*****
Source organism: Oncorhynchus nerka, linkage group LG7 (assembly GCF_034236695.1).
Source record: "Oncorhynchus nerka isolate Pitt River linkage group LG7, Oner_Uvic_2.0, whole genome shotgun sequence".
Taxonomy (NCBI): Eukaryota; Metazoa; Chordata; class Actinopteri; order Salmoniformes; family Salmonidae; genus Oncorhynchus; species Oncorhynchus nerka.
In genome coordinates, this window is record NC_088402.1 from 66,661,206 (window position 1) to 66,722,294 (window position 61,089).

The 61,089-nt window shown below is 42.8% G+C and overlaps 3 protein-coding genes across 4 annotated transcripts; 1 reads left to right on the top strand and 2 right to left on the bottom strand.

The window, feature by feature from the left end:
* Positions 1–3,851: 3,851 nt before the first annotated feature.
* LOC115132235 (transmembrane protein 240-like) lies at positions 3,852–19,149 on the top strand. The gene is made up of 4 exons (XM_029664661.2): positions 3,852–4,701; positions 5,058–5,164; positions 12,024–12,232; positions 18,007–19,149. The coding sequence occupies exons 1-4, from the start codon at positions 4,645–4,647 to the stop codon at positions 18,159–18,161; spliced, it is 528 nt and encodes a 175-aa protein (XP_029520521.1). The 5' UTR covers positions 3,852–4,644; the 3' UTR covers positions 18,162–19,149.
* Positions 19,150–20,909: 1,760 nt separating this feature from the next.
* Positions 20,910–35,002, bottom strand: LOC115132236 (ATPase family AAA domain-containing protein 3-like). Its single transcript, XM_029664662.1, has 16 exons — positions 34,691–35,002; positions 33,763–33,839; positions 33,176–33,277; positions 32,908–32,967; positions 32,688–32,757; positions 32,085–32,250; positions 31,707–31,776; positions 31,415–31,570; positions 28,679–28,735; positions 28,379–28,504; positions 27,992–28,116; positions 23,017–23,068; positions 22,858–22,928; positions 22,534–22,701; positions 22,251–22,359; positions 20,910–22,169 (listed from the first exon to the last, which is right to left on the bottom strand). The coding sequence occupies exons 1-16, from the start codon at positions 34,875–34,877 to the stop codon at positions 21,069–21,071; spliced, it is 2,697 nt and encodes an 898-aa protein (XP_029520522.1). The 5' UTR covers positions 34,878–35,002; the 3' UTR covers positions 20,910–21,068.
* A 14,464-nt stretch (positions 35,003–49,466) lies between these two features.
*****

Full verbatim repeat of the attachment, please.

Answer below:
Source organism: Oncorhynchus nerka, linkage group LG7 (assembly GCF_034236695.1).
Source record: "Oncorhynchus nerka isolate Pitt River linkage group LG7, Oner_Uvic_2.0, whole genome shotgun sequence".
Taxonomy (NCBI): Eukaryota; Metazoa; Chordata; class Actinopteri; order Salmoniformes; family Salmonidae; genus Oncorhynchus; species Oncorhynchus nerka.
In genome coordinates, this window is record NC_088402.1 from 66,661,206 (window position 1) to 66,722,294 (window position 61,089).

The 61,089-nt window shown below is 42.8% G+C and overlaps 3 protein-coding genes across 4 annotated transcripts; 1 reads left to right on the top strand and 2 right to left on the bottom strand.

The window, feature by feature from the left end:
* Positions 1–3,851: 3,851 nt before the first annotated feature.
* LOC115132235 (transmembrane protein 240-like) lies at positions 3,852–19,149 on the top strand. The gene is made up of 4 exons (XM_029664661.2): positions 3,852–4,701; positions 5,058–5,164; positions 12,024–12,232; positions 18,007–19,149. The coding sequence occupies exons 1-4, from the start codon at positions 4,645–4,647 to the stop codon at positions 18,159–18,161; spliced, it is 528 nt and encodes a 175-aa protein (XP_029520521.1). The 5' UTR covers positions 3,852–4,644; the 3' UTR covers positions 18,162–19,149.
* Positions 19,150–20,909: 1,760 nt separating this feature from the next.
* Positions 20,910–35,002, bottom strand: LOC115132236 (ATPase family AAA domain-containing protein 3-like). Its single transcript, XM_029664662.1, has 16 exons — positions 34,691–35,002; positions 33,763–33,839; positions 33,176–33,277; positions 32,908–32,967; positions 32,688–32,757; positions 32,085–32,250; positions 31,707–31,776; positions 31,415–31,570; positions 28,679–28,735; positions 28,379–28,504; positions 27,992–28,116; positions 23,017–23,068; positions 22,858–22,928; positions 22,534–22,701; positions 22,251–22,359; positions 20,910–22,169 (listed from the first exon to the last, which is right to left on the bottom strand). The coding sequence occupies exons 1-16, from the start codon at positions 34,875–34,877 to the stop codon at positions 21,069–21,071; spliced, it is 2,697 nt and encodes an 898-aa protein (XP_029520522.1). The 5' UTR covers positions 34,878–35,002; the 3' UTR covers positions 20,910–21,068.
* A 14,464-nt stretch (positions 35,003–49,466) lies between these two features.